As of mid-2013 Kuwait was home to 35 insurance companies, up from 21 firms at the end of 2011. This jump can be largely attributed to the higher demand for takaful products – both in Kuwait and across the Gulf region – that triggered existing players to establish takaful windows to tap the demand. As of mid-2014, 11 of Kuwait’s domestic insurers operated according to sharia principles, while the rest were conventional underwriters.
Domestic firms dominate the industry, with 24 of the nation’s insurers based locally, while the remaining 11 were based abroad. The great majority of the domestic firms are relatively small-scale operations. According to data released by Alpen Capital, as of mid-2012 the five largest firms – namely GIG, KIC, AAIC, Warba Insurance and MetLife American Life Insurance – controlled around 60% of total GWPs. “Most of the small companies have been having trouble in recent years,” Yousef Abboushi, the manager of the fire and general accident department at KIC, told OBG. “The majority of these small firms only control 1-2% of the market. With this in mind, there is theoretically potential for mergers and acquisitions in the segment, but many of these firms are controlled by family-owned conglomerates, which generally prefer to remain independent.”
A substantial percentage of the revenue from premiums at many of the larger firms comes from project underwriting, and, consequently, is closely related to infrastructure and other construction work undertaken by the government and private sector entities. With this in mind, the insurance sector is set to benefit from the government’s National Development Programme (NDP), which was launched in 2010 and is currently in the early stages of implementation.
As of the end of 2013, GIG generated by far the highest revenues of any insurance operator in Kuwait, bringing in some KD157m ($552.03m) in GWPs over the course of the year, up from KD145.4m ($511.24m) in 2012, KD133.9m ($470.81m) in 2011 and KD119.8m ($421.23m) in 2010.
The company, which was established in 1962, has been the market leader in Kuwait since the early 2000s. It is owned by KIPCO (44%), a major local financial services company, and the Canadian firm Fairfax Financial Holdings (41%), with the remainder being traded on the Kuwait Stock Exchange (KSE). GIG oversees both conventional and sharia-compliant non-life lines of coverage, as well as conventional life insurance coverage. While the majority of the company’s revenues are derived from business carried out in Kuwait, GIG also has subsidiaries in Egypt, Jordan, Bahrain, Iraq and Lebanon, in addition to affiliates in the UAE and Saudi Arabia. In mid-2012 the firm carried out a branding update, bringing all of its operations under the GIG brand in an effort to raise its regional profile.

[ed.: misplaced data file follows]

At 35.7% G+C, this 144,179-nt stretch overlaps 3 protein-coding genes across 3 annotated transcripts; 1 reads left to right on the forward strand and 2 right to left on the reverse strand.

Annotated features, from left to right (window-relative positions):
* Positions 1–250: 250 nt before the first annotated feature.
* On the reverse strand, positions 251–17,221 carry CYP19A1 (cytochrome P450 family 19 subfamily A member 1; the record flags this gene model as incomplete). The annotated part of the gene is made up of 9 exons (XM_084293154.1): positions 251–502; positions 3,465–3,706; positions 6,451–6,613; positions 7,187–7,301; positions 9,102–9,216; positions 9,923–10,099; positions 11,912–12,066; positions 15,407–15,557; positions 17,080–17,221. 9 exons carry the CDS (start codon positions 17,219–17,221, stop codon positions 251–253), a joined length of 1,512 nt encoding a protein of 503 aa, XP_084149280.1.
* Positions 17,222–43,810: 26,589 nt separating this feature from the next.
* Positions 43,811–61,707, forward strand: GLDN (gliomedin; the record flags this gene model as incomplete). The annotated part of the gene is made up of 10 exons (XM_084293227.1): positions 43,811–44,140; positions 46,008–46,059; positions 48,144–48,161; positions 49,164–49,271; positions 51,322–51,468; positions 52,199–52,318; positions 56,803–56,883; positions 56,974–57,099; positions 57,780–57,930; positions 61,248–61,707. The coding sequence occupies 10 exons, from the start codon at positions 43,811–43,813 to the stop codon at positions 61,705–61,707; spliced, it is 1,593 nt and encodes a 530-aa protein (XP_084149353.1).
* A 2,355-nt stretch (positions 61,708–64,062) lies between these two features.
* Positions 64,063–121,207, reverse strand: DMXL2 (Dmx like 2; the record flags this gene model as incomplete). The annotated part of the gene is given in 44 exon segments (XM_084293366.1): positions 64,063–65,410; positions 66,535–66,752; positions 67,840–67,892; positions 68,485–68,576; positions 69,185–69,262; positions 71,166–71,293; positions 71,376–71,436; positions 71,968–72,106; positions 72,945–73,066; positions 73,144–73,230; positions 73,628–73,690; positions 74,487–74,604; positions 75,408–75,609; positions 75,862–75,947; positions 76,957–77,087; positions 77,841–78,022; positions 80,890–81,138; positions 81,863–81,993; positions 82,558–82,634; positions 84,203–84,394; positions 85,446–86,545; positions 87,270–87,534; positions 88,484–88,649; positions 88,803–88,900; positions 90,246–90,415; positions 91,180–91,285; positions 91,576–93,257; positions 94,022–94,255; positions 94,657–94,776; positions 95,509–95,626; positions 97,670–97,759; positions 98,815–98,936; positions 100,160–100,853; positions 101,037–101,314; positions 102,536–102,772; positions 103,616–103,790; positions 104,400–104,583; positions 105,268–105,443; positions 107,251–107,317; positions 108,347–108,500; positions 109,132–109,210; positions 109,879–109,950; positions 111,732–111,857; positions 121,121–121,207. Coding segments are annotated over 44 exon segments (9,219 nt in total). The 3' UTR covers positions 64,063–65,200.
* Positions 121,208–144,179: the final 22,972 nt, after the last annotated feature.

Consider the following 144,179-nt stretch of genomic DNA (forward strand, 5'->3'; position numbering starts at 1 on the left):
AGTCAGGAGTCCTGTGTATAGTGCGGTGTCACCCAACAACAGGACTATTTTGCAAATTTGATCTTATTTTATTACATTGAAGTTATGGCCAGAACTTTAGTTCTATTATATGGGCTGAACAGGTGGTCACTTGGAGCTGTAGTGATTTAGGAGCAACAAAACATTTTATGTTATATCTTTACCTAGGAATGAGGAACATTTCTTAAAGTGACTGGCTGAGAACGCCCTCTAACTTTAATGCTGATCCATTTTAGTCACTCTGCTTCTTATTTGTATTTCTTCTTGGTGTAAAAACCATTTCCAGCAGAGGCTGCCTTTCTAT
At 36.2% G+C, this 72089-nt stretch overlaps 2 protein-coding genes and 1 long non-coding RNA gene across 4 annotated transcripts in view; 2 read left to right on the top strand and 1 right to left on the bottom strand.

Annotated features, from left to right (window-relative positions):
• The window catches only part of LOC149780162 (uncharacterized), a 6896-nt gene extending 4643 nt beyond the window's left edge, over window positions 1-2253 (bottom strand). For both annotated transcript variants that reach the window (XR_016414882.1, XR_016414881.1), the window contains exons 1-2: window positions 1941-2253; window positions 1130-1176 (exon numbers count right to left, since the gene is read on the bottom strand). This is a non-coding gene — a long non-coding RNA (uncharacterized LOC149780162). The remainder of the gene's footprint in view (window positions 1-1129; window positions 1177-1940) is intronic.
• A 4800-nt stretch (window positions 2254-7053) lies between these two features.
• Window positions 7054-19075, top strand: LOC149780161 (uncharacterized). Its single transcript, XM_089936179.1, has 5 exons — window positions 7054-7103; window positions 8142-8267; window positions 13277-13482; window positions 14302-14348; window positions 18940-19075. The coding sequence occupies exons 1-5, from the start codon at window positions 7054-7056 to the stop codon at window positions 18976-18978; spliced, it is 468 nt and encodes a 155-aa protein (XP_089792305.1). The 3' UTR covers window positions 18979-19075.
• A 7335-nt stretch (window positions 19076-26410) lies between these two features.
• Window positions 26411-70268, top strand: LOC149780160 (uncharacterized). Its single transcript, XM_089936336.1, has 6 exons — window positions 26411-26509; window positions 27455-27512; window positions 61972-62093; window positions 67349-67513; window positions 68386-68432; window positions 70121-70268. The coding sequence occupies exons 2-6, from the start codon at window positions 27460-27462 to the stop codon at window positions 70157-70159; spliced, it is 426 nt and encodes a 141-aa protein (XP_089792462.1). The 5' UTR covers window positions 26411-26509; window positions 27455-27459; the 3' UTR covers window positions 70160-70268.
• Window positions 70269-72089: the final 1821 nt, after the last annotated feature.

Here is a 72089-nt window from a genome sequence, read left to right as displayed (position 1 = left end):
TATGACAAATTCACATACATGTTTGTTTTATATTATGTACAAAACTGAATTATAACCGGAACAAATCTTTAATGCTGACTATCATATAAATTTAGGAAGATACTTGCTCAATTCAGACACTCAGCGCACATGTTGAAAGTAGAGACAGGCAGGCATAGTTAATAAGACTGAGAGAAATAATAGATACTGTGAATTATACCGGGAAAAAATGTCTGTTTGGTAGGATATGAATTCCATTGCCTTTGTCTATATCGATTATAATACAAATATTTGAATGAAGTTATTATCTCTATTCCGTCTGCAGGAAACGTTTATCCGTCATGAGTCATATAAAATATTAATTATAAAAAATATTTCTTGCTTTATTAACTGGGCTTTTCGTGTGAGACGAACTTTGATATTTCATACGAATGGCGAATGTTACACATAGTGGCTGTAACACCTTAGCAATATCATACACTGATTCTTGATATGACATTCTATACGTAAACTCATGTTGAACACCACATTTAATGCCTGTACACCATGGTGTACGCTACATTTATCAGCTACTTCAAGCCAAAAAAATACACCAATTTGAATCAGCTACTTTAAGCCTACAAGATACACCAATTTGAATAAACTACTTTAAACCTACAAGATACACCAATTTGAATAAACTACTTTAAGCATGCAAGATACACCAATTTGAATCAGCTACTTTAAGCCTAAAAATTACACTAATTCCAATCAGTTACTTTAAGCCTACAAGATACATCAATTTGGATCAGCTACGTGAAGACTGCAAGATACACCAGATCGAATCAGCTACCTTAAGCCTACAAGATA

In 2013 KIC remained the second-largest underwriter in Kuwait, bringing in GWPs of about KD33.9m ($119.2m), up from roughly KD33.3m ($117.09m) in 2012, according to the company’s annual financial statement. As the first insurance company in the GCC, KIC played a key role in the wake of the 1990-91 Gulf War, underwriting a considerable number of the government’s rebuilding projects, for example. Since then KIC has been a major provider of commercial services, primarily in the non-life segment. The company is expected to benefit considerably from the numerous infrastructure and other construction initiatives undertaken by the government under the umbrella of the NDP.
AAIC, meanwhile, accumulated KD30.23m ($106.29m) in GWPs during 2013, a drop of 8% from KD32.88m ($115.61m) in 2012. The company underwrites a range of non-life and life lines, including marine and aviation insurance (which contributed 26.1% of 2013 GWPs), life and health insurance (27.2%), accident coverage that includes motor insurance (31.7%) and fire coverage (15.0%). Just over 75% of the AAIC is held publicly on the KSE, while the remaining 25% of the firm is controlled by several local corporate and private investors.
According to Capital Standards, in 2012 the medical, individual and group life segments together were the largest source of revenues across the industry, bringing in just over 33.4% of total GWPs. The second-largest contributor was the motor segment, which accounted for around 32% of total premiums, followed by the fire segment (9.7%), the marine and aviation segment (7.5%), and the health segment (2%). The remaining 15% of GWPs came from a handful of smaller segments, including various financial and engineering policies, among other lines.
The motor segment, which has been the single largest non-life contributor to Kuwait’s insurance sector in recent years, has been driving growth in the industry. The segment brought in KD79.35m ($279m) in GWPs in 2012, which was equal to around 32% of total premiums, up from 30% in 2011 and 27% in 2010. As in many other markets around the world, third-party liability (TPL) motor coverage is mandatory in Kuwait. Consequently, the motor segment in general is quite competitive on price, with many smaller firms offering TPL policies at very low rates, particularly in personal lines. “The tariff for auto liability insurance was set by the Ministry of Interior some forty years ago,” Warba Insurance’s Al Alban told OBG. “However, the rate is now incommensurate with the needs of the industry and a revision would be justified.” As a result, profit margins on motor lines are low. Regardless, in recent years TPL policies have accounted for a quarter of total GWPs, while comprehensive motor lines make up another 5-10%. With car ownership rates on the rise, largely due to the country’s growing population, these figures are expected to continue to grow for the foreseeable future.